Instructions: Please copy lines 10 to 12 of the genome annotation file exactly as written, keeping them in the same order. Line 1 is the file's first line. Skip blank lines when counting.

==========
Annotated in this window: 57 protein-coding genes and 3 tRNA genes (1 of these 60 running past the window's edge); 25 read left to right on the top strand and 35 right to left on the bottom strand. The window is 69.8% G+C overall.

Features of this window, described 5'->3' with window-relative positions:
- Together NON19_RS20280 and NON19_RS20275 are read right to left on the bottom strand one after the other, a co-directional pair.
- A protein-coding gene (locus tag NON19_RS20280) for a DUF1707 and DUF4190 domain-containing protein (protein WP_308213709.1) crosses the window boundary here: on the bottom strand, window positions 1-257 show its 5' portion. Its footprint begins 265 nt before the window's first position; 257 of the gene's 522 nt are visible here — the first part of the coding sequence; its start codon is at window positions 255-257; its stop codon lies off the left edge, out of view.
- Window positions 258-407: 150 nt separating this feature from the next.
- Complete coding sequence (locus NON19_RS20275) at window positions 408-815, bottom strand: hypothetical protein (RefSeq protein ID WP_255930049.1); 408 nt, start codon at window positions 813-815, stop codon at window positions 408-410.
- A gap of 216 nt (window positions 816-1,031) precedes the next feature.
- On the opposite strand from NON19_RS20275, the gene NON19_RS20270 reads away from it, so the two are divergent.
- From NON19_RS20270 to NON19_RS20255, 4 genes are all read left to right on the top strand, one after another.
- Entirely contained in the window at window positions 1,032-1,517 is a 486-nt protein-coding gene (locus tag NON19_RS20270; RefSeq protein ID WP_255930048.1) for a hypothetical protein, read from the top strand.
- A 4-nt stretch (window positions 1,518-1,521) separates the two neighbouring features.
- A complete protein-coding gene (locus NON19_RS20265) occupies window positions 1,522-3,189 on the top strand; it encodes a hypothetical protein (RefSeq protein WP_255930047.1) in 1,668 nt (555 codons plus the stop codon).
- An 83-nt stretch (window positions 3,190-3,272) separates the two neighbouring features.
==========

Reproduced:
- Entirely contained in the window at window positions 1,032-1,517 is a 486-nt protein-coding gene (locus tag NON19_RS20270; RefSeq protein ID WP_255930048.1) for a hypothetical protein, read from the top strand.
- A 4-nt stretch (window positions 1,518-1,521) separates the two neighbouring features.
- A complete protein-coding gene (locus NON19_RS20265) occupies window positions 1,522-3,189 on the top strand; it encodes a hypothetical protein (RefSeq protein WP_255930047.1) in 1,668 nt (555 codons plus the stop codon).